Simplified medical diagram of a healthy  vertebra with a healthy spinal canal.
Diagram of a healthy spinal canal.
Diagram of a vertebra with a  stenotic spinal canal.
Diagram of a stenotic spinal canal, note the narrowing compared to the previous image.

It is important to note that stenosis can present as sciatica, whereby the the stenotic tissue can impinge upon the sciatic nerve giving pain or numbness down the leg and even into the toes.

Effects of Stenosis

Classically this will result in a diminishment of movement capacity, especially for walking; where even after a short period of time, sciatic like symptoms may present and/or worsen. It is generally more prevalent in the older age groups (60+); as stenosis is more likely due to the age accumulated arthritis combined with the increased likely hood of ligament hypertrophy and vascular claudication which will further diminish the shared space in the foramen and spinal canal.

Patients often get recommended to flex their lumbar spines to open up space around the nerves in the foramen, but for some this can actually exacerbate symptoms.

Instead, the “Park Bench Decompression” method developed by Prof. Stuart McGill can be a superb tool to use to alleviate symptoms and regain movement capacity, but again this will not work for everyone, so care must be taken in its application.

What is Spondylosis?

Spondylosis is an arthritic degeneration of the spine caused by wear and tear, usually found in older populations.

It can be used as bit of general term that encompasses “degenerative disease”, but care must be take to distinguish the type of mechanical problem and pain it is causing.

For example, a loss of disc height might result in facet joint irritation for some. For others, the arthritis may be causing a stenosis issue that impinges upon the sciatic nerve.

Image of a non-osteoarthritic spine with no spondylosis.
Image of a non-osteoarthritic spine with no spondylosis.
Diagram of an osteoarthritic spine showing signs of spondylosis.
Diagram of an osteoarthritic spine showing signs of spondylosis.

What Causes Spondylolysis?

Spondylolysis is considered to be a fracture (with no slippage of the vertebra) that results from mechanical stress at the pars interarticularis. Generally these stress fractures occur due to repeated end-range movements, but can also be caused by severe trauma.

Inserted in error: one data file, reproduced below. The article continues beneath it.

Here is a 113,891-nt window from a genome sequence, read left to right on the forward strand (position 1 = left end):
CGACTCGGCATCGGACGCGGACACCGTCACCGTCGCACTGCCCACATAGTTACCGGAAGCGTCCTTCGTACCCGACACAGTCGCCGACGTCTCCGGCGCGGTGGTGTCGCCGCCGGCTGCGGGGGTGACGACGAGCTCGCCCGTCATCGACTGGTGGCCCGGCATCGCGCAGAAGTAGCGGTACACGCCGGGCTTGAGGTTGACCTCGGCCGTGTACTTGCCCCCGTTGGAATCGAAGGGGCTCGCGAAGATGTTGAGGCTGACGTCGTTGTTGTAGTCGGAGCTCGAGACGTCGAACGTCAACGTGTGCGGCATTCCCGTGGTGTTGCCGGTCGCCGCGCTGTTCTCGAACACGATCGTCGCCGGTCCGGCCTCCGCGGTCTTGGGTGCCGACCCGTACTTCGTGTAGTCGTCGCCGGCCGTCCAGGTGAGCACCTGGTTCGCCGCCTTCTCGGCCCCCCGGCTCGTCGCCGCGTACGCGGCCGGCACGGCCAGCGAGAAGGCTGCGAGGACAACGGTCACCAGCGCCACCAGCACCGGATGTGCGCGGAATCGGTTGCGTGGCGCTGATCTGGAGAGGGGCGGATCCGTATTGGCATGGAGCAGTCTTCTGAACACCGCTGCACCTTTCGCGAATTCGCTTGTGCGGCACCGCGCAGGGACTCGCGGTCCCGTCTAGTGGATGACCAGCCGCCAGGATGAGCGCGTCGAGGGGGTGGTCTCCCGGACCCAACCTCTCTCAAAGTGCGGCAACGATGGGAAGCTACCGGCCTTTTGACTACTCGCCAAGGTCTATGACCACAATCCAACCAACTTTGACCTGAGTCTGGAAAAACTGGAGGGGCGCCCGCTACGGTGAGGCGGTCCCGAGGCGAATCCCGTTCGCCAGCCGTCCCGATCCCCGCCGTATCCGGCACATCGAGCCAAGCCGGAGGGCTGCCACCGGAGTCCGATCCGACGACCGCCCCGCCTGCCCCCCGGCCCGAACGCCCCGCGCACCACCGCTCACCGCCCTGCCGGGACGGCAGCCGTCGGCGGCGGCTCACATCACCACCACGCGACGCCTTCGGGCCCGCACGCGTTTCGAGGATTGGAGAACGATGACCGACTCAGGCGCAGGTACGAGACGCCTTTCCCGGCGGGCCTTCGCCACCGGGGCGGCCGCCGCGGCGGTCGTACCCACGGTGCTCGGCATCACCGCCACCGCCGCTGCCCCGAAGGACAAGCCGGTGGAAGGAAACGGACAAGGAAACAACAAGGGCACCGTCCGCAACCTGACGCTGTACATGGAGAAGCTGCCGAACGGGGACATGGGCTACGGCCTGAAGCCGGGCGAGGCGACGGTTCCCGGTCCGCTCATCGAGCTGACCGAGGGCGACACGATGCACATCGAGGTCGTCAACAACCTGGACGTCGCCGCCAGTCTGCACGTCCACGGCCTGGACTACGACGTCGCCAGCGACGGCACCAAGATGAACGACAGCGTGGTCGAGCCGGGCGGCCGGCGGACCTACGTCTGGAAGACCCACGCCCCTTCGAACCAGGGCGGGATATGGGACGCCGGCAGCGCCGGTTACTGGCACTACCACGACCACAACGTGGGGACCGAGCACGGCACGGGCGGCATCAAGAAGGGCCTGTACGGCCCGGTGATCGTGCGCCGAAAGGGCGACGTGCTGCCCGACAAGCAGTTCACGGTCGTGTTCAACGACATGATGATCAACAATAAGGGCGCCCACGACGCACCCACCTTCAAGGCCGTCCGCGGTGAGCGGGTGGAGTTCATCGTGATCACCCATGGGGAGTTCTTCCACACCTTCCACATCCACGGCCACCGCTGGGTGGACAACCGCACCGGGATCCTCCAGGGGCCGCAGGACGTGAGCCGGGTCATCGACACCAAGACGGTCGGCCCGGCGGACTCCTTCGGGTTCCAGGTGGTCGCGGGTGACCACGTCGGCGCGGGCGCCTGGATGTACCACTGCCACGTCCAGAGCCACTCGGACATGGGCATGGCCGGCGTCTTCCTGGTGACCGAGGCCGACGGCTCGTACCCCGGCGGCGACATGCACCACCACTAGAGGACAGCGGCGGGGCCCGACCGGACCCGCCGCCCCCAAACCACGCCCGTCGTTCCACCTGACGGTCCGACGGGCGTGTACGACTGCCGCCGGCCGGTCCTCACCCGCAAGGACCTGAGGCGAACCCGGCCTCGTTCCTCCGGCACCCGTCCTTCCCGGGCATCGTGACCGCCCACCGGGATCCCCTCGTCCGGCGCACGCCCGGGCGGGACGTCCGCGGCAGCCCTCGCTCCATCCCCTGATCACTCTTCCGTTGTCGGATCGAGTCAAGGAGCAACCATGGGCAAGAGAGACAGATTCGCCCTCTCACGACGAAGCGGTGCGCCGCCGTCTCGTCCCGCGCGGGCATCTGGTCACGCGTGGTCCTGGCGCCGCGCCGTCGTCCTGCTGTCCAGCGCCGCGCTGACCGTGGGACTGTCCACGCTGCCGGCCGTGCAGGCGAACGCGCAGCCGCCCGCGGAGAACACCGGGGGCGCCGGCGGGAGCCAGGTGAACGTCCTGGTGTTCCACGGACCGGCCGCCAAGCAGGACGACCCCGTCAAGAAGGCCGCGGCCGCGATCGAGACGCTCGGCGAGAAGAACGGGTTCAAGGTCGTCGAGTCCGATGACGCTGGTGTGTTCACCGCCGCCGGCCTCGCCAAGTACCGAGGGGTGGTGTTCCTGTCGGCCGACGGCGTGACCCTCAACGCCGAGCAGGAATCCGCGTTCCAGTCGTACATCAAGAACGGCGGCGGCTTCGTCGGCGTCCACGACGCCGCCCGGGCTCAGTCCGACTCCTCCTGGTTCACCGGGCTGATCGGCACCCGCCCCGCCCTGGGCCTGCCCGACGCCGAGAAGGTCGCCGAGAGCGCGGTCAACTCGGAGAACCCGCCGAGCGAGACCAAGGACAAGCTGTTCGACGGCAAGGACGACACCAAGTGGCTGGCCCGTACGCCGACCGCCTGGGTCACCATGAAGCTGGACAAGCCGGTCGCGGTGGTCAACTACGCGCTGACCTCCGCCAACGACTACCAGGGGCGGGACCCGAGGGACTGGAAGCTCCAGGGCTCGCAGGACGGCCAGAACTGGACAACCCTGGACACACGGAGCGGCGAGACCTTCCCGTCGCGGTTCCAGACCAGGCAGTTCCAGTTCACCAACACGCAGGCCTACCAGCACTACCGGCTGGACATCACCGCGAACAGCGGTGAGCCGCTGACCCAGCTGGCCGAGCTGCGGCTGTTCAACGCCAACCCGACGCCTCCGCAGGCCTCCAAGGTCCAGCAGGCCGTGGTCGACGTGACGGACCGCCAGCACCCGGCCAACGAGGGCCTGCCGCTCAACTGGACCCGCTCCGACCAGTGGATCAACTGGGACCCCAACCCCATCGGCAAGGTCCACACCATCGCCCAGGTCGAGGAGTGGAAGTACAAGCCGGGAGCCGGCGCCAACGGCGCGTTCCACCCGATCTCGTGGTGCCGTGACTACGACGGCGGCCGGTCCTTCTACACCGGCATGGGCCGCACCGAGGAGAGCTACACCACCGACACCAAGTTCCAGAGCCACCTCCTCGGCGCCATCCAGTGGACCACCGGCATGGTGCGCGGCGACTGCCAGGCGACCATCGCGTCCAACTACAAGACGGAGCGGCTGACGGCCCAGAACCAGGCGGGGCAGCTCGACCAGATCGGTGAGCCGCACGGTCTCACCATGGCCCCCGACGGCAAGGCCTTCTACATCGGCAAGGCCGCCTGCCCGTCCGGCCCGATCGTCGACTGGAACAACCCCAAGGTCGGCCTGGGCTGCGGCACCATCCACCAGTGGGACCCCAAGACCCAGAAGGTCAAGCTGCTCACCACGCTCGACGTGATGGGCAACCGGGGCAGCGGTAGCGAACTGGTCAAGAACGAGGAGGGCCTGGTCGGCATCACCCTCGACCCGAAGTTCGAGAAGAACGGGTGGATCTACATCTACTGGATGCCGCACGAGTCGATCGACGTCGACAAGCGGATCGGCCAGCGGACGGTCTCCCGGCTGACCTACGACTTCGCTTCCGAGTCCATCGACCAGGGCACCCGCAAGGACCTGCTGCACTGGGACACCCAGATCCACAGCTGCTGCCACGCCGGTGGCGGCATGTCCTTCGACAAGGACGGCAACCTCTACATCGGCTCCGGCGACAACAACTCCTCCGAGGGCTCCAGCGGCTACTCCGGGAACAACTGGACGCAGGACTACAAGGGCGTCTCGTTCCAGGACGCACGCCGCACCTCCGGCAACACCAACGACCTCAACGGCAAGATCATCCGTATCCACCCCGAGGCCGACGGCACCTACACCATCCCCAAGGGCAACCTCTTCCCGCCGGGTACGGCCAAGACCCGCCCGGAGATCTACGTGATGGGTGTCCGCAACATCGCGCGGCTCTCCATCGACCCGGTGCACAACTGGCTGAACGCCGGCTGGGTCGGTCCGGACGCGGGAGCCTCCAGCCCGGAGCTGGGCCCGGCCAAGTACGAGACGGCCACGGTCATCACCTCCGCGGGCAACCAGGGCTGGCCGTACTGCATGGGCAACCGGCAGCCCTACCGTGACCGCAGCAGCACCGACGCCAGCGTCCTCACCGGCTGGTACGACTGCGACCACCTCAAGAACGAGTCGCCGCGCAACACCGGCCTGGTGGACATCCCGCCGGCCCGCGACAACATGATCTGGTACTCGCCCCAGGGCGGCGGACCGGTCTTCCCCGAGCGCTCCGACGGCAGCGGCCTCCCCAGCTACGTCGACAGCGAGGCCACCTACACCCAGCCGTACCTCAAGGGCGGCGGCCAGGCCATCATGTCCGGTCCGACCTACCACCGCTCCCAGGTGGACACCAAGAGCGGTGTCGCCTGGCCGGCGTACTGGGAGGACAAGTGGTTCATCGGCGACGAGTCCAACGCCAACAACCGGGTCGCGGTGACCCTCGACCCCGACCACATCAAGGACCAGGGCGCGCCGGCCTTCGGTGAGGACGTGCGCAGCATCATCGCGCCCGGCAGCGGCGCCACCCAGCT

If left untreated, a spondylolysis can then progress into spondylolisthesis (fracture with forward slippage of the vertebra)

Brian’s Note: A simple visual cue here is to imagine a repeatedly folding a credit card backwards and forwards until it snaps. Repeated end range movements place force on the pars interarticularis, with enough exposure and minimal rest in between, the bone can fracture.

Bent credit card to show mechanics of Spondylolysis.
Using a credit card to simulate the mechanics of a fracture at pars interarticularis
Credit card now ha a fracture in it after enough stress cycles.
With enough repeated stress cycles, the credit card will eventually fracture or split.

What Causes Spondylolisthesis?

Spondylolisthesis is considered to be the forward slippage of the vertebra in relation to the vertebra below it.

Diagram showing a progression from spondylolysis to spondylolisthesis.
Diagram showing a progression from spondylolysis (fracture with no forward slippage) to spondylolisthesis (forward slippage of vertebra) via a Isthmic cause

There are 6 Different Types or Causes of Spondylolisthesis:

Spondylolisthesis TypeCause
1. DysplasticCongenital abnormalities where the bones of the spine do not form completely during pregnancy.
2. IsthmicStress fractures in the pars interarticularis from repeated end range stress
3. DegenerativeAge related degeneration – particularly in the facet joints
4. TraumaticAcute fractures after severe trauma (car accidents, etc)
5. PathologicalBone diseases, tumours and infections
6. IatrogenicA result from previous surgical intervention – usually a decompression or facetectomy type of procedure carried out without further stabilisation to the area.
Table showing the 6 different types and causes of spondylolisthesis.

Isthmic Spondylolisthesis

Young gymnasts and cricket fast bowlers are especially prone to this type of injury due the nature of repeated end range extension required during the participation of their sport. The injury will first progress from a spondylolysis (fracture with no slippage).